China is warning the recent vote by pro-democracy parties in Hong Kong to choose candidates for the upcoming parliamentary elections there may have violated the new national security law imposed on the financial hub.
More than 600,000 Hong Kongers flocked to some 250 polling stations to cast ballots to select the strongest pro-democracy candidates to contest pro-Beijing candidates in September’s Legislative Council elections, defying earlier warnings from Erick Tsang Kwok-Wai, secretary for constitutional and mainland affairs, that the vote might run afoul of the national security law.
A statement issued Monday by the Liaison Office, which represents the mainland Chinese government in Hong Kong, called the primary vote “a serious provocation to the current electoral system.” The statement also criticized the efforts of the vote’s organizers, specifically longtime pro-democracy activist Benny Tai, as an attempt “to seize the power of governance in Hong Kong and stage the Hong Kong version of a ‘color revolution.’”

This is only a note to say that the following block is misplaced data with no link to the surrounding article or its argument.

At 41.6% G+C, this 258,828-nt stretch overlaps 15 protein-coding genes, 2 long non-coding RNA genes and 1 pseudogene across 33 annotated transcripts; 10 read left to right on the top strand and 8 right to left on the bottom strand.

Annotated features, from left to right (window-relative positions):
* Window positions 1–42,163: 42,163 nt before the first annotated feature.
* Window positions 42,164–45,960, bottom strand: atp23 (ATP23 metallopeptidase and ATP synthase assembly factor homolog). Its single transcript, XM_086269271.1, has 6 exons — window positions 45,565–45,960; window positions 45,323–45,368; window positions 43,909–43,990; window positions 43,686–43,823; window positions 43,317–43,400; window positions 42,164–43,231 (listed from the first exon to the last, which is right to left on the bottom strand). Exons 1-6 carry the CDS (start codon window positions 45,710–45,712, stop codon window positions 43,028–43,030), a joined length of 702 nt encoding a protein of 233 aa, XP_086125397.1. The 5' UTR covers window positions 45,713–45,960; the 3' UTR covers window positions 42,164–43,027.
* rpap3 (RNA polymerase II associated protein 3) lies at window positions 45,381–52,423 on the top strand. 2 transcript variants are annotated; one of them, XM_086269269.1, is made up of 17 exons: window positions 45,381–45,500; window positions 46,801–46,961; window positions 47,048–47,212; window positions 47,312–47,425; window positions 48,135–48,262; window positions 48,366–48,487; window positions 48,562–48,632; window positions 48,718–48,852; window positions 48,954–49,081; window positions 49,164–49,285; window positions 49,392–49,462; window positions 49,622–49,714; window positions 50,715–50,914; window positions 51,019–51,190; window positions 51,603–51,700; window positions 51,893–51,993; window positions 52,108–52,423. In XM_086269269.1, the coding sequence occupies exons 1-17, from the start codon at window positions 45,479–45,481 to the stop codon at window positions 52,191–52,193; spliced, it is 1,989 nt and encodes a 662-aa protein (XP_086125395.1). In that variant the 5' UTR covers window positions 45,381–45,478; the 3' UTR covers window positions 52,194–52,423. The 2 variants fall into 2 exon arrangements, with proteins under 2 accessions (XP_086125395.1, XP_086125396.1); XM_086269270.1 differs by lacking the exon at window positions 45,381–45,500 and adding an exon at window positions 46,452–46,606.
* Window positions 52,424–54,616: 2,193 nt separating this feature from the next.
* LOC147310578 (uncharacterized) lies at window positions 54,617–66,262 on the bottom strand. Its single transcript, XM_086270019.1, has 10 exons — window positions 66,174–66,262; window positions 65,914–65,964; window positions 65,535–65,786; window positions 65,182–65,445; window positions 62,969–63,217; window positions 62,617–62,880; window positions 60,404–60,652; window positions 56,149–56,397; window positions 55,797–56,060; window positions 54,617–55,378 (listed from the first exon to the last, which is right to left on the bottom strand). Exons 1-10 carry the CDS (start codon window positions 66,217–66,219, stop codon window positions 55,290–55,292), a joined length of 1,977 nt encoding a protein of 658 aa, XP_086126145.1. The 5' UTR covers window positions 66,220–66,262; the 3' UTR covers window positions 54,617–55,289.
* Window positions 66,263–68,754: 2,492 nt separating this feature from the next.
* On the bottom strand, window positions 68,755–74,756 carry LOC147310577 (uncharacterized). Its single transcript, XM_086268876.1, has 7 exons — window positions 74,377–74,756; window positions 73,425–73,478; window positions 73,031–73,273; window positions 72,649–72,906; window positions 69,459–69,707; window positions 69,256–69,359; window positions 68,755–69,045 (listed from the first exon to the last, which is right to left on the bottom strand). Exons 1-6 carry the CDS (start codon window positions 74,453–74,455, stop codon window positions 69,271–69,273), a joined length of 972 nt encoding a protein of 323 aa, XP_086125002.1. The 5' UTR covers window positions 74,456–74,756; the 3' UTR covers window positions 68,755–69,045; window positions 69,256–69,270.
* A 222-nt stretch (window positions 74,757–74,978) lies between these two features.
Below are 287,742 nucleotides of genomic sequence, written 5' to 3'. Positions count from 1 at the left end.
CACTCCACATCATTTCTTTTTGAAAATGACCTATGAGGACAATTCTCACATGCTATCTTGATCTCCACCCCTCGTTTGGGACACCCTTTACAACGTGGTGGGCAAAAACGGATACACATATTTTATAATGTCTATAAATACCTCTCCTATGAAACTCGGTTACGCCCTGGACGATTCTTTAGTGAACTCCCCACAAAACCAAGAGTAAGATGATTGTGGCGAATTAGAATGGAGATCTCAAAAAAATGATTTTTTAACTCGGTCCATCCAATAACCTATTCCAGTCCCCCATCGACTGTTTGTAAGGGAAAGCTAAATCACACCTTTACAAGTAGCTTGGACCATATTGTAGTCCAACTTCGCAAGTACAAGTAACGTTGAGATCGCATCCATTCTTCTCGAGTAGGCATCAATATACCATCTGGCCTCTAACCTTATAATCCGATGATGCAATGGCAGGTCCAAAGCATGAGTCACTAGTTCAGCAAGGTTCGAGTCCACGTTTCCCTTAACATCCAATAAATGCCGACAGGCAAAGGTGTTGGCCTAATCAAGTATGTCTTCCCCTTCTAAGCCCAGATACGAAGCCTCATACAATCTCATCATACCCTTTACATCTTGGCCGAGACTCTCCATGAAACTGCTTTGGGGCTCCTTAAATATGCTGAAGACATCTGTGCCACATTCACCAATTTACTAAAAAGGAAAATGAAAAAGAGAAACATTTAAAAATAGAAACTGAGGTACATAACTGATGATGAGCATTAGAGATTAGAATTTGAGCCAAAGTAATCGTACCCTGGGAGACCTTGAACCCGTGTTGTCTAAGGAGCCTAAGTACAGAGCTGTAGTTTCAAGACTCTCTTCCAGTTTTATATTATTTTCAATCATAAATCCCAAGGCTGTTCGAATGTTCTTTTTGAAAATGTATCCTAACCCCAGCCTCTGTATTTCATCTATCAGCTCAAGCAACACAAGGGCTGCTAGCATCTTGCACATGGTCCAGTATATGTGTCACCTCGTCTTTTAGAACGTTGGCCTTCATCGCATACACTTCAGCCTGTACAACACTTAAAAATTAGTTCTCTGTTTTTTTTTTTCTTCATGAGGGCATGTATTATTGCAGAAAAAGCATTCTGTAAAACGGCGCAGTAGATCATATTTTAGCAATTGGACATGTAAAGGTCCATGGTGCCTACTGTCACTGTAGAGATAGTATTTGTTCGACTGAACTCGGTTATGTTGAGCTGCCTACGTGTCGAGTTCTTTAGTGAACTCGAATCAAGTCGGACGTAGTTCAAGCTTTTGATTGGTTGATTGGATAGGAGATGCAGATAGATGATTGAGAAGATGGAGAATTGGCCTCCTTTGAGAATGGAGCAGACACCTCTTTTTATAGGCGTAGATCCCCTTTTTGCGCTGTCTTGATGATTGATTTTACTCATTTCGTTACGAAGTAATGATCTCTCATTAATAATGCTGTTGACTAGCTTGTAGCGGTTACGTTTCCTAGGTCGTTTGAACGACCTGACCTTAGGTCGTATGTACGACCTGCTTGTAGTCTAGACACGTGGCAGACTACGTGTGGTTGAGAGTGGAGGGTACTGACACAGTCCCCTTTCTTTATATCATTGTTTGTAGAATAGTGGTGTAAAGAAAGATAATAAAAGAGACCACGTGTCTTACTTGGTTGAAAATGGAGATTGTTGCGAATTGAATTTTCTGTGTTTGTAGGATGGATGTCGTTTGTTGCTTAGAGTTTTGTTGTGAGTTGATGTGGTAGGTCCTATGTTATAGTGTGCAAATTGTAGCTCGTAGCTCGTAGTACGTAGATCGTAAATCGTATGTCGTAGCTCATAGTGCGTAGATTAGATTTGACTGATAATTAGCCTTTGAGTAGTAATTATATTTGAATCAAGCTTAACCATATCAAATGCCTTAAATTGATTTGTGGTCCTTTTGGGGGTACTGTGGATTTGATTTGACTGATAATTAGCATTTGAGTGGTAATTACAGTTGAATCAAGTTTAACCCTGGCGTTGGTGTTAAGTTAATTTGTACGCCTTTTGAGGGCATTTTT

The term is used to describe popular protest movements around the world that have swept a government from power.
Pro-democracy forces say the goal of fronting candidates for the September elections is to achieve a parliamentary majority that could block passage of the budget and other key legislation, and thereby force the resignation of Chief Executive Carrie Lam.
Under the new security law, anyone in Hong Kong believed to be carrying out terrorism, separatism, subversion of state power or collusion with foreign forces could be tried and face life in prison if convicted. The new law was a response to the massive and often violent pro-democracy demonstrations that engulfed the financial hub in the latter half of last year.
Western governments and human rights advocates say the measure effectively ends the “One Country, Two Systems” policy under which Hong Kong was promised a high degree of autonomy after the handover from British to Chinese rule in 1997.